By Scott Kanowsky
Investing.com -- U.S. stock futures dropped on Thursday, as traders looked ahead to crucial U.S. labor market data that may provide clues to the possible roadmap for monetary policy tightening by the Federal Reserve.
The declines would extend losses on Wall Street registered in yesterday's session, which brought an end to a brief but strong two-day rally. Equity markets, as well as U.S. government bonds, fell amid concerns that the Fed will keep interest rates higher for a longer period of time after data on Wednesday showed resilient demand in the American job market.
Focus now turns to how upcoming U.S. nonfarm payrolls figures will potentially determine the path of monetary policy. Signs of labor market strength in Friday's key report are expected to give the Fed impetus to keep aggressively hiking borrowing costs, which would likely be a negative signal for risk-driven assets.
"The key to tomorrow’s jobs report will be whether it keeps the hopes for a Fed pivot alive. If the jobs report is 'Too Hot' that kills the idea of a Fed pivot, and we should expect the S&P 500 to drop back towards levels where we ended the third quarter," Sevens Report analysts said in a note.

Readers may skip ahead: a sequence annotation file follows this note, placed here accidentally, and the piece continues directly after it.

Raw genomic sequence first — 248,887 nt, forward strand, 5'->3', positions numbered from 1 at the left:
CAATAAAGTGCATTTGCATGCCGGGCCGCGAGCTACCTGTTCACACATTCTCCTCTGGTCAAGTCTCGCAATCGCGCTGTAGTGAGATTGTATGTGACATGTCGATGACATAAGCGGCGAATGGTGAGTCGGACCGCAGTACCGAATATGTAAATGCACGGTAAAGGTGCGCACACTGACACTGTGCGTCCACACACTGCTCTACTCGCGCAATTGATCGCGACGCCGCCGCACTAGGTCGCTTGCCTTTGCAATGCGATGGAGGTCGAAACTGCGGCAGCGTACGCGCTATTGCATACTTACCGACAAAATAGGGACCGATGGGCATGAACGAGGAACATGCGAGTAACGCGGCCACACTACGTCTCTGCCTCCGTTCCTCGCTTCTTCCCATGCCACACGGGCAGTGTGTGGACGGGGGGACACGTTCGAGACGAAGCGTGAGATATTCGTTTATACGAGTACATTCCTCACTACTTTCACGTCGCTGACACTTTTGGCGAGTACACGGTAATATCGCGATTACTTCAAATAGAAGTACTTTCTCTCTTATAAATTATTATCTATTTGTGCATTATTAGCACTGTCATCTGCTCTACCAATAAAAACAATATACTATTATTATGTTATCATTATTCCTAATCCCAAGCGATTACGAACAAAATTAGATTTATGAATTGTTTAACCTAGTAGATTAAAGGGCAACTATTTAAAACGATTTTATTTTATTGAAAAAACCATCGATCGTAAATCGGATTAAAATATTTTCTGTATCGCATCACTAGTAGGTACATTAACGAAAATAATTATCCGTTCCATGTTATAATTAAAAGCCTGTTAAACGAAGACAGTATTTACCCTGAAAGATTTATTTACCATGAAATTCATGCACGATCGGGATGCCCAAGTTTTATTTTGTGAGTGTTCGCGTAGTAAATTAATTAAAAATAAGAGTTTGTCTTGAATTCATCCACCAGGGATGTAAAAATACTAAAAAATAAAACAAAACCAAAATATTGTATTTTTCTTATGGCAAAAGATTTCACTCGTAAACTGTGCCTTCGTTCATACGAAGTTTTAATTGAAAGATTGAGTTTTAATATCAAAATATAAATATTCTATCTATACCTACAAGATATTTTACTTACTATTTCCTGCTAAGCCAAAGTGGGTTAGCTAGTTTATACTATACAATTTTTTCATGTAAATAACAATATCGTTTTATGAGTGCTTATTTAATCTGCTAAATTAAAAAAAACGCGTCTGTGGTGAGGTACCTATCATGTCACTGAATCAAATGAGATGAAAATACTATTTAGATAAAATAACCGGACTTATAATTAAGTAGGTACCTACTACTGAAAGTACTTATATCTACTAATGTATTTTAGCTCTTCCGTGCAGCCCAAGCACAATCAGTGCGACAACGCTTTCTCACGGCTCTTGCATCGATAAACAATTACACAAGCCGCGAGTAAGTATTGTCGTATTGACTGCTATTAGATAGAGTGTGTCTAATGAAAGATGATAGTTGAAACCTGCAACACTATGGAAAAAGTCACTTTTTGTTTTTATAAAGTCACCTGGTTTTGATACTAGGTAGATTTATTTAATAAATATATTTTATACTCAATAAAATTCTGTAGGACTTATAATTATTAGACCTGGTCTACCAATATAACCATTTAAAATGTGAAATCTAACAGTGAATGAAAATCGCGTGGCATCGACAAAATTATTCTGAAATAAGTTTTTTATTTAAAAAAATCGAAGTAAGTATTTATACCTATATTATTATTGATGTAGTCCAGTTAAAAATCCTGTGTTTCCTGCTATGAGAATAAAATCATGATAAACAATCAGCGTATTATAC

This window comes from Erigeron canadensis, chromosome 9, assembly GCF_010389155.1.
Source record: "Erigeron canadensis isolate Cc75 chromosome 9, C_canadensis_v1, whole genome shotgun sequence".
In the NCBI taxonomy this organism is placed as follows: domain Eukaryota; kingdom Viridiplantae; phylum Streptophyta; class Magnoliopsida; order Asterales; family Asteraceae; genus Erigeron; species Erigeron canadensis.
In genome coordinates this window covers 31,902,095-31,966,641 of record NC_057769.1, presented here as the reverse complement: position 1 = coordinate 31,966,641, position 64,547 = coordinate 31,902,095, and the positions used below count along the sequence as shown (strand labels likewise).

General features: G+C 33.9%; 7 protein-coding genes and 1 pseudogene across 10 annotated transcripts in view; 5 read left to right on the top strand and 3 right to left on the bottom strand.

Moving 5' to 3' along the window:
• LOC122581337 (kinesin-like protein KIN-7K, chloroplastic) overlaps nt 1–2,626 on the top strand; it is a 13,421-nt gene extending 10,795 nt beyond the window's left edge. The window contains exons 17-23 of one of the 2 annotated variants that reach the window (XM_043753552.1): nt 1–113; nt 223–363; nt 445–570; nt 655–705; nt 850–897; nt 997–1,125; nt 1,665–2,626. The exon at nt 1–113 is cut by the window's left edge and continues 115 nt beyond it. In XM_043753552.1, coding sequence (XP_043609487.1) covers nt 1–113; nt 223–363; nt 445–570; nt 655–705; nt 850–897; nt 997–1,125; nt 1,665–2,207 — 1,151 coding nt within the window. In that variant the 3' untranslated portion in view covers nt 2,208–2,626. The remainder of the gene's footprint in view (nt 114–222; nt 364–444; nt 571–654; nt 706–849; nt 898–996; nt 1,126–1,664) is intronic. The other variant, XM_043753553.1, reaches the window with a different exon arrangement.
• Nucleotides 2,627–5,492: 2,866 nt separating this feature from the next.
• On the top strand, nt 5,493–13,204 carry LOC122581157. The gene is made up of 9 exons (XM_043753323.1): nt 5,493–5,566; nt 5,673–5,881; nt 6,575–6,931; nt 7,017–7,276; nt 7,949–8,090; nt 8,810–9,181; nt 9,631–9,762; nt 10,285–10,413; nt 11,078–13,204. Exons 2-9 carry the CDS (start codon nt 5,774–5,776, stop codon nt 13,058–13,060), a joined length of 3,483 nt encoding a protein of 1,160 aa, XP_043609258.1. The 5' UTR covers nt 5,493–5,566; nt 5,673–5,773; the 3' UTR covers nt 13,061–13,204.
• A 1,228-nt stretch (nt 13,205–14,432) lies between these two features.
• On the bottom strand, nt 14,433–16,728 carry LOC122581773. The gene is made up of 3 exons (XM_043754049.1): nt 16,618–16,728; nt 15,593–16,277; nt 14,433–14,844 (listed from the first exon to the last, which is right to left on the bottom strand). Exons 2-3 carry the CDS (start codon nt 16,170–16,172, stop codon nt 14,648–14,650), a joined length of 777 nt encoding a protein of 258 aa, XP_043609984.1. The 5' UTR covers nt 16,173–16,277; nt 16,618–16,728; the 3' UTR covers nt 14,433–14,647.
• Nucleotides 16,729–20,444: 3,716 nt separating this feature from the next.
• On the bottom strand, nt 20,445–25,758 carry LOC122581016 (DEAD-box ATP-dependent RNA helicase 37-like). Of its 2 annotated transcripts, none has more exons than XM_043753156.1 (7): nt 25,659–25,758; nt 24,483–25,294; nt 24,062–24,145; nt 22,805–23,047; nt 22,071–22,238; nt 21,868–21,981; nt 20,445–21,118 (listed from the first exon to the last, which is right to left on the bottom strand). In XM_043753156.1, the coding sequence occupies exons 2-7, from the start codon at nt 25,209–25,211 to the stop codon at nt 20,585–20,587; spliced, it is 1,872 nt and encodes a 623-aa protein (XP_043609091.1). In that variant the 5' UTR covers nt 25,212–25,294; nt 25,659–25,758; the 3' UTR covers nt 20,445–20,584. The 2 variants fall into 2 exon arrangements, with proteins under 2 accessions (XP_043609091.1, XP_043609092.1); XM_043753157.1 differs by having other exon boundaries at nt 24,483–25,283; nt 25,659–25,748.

Investors will also have fresh weekly unemployment claims figures later today to pick at before the release of the nonfarm payrolls numbers.
In corporate news, Peloton Interactive Inc (NASDAQ: PTON ) shares were up in premarket dealmaking after the exercise equipment company reportedly told staff that it plans to slash 500 jobs as management looks to restructure the business.
Twitter Inc (NYSE: TWTR ) shares dipped in early hours trading as the drama over Elon Musk's $44 billion proposed buyout of the social platform continues to unfold, with negotiators reportedly now at work hashing out the details of the purchase.
The moves come after the Organization of Petroleum Exporting Countries and its allies, which include Russia, agreed on Wednesday to slash production by 2 million barrels a day in a bid to support flagging oil prices. However, the decision could pour further fuel onto red-hot global inflation.
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